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Microsoft can, and will, buy app developer love for the Windows Phone platform

money heartAt SXSW, one of the questions I asked every app developer I met with was what they thought of Windows Phone. And I received generally the same feedback from all of them: really interested by the platform, love the UI, want to see where it’s going. Pretty positive feedback for what’s mostly been considered the dark horse candidate of the mobile market.

Microsoft has been busy – really busy – unifying its platform, which in turn will strengthen what’s behind Windows Phone. Hardware has also been a sticking point, and we’re witnessing the development of the company’s partnership with Nokia. But getting app developers on board has become priority number one in Redmond.

According to a New York Times article, Microsoft is even completely financing the development of some apps – including Foursquare for Windows Phone, which the app’s head of business development Holger Leudorf says probably wouldn’t have happened without that financial backing. Microsoft also had to write the Facebook app itself. And the company has offered other incentives, like free phones, to lure developers to its platform.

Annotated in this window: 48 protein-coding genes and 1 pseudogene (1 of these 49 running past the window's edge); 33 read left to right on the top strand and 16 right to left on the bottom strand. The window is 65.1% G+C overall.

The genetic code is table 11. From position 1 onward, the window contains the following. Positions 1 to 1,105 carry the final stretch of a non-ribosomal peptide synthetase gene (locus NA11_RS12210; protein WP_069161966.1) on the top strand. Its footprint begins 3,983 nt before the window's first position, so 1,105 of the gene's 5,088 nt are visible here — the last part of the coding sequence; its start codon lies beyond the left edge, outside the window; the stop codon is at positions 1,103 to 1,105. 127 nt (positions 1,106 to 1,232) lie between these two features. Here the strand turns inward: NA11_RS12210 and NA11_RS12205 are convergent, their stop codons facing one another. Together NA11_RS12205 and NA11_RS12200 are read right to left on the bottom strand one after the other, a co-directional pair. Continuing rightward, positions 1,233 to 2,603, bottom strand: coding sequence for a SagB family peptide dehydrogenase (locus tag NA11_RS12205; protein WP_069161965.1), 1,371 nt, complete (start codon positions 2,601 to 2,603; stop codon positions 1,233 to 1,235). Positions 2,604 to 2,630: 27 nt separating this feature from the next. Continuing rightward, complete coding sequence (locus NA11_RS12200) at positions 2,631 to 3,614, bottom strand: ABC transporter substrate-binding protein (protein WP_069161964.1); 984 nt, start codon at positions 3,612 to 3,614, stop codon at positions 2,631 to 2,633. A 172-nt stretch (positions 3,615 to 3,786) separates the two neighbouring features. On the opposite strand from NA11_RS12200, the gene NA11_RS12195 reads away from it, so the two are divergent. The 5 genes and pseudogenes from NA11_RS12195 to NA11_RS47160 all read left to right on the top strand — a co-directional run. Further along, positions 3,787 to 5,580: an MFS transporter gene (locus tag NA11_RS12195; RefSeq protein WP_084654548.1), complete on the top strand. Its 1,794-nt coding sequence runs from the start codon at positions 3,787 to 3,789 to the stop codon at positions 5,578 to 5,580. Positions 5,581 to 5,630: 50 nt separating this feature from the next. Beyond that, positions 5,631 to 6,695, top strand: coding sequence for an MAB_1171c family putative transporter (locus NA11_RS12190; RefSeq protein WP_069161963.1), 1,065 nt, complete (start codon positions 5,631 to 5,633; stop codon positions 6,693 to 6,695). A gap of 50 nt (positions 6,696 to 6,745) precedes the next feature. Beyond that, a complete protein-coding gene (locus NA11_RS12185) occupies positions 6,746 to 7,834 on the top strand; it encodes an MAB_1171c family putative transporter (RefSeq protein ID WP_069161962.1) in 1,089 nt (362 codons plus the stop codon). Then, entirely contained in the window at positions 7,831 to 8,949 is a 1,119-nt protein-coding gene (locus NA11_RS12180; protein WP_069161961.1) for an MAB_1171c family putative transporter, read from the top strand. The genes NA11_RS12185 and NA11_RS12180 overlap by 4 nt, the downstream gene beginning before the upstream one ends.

And it seems to be working — to a degree. The Windows Phone marketplace now has 70,000 apps available, which still falls well short of its major competitors. But if buying developer love is how it plans to pave the road to success, then there’s little stopping it: Microsoft has plenty of cash to throw around, especially if it sees that its efforts are gaining traction.

Microsoft also has further Android fragmentation in its corner. Rumors of another non-Google device that’s using the Android platform, but not the app store, could make it difficult for Android developers to stay loyal. A recent report also claimed that developing for the Amazon Appstore is more lucrative. Microsoft’s offers of phones and cash are just icing on the cake for those already interested in defecting.

The problem that Windows Phone could run into is the quality of the apps. Getting quantity – plus 100,000 apps, really – is a milestone, but there’s a risk of filling the marketplace with substandard software. The focus needs to remain on recruiting apps with the right stuff.

And everyone knows what that means. Off the top of my head, I can think of a number of apps many of us would need Windows Phone to support if we were to defect: Instagram, Pulse, Flipboard, Words with Friends, Path, Draw Something, Pandora, Urbanspoon, and Mirror’s Edge are just a few apps that have enough weight with users to make them think twice before buying a Windows Phone.

There’s also this group think mentality with developers. Once a few more big names throw their hat into the Windows Phone ring, maybe it will have an opening of the floodgates effect. Sure, it might sound a little bit like buying friends or offering to do their homework for them so they’ll come to your birthday party next weekend, but from the sounds of it they already sort of liked you to begin with. So it could turn out to be one of those stories where you were meant to pals all along. 

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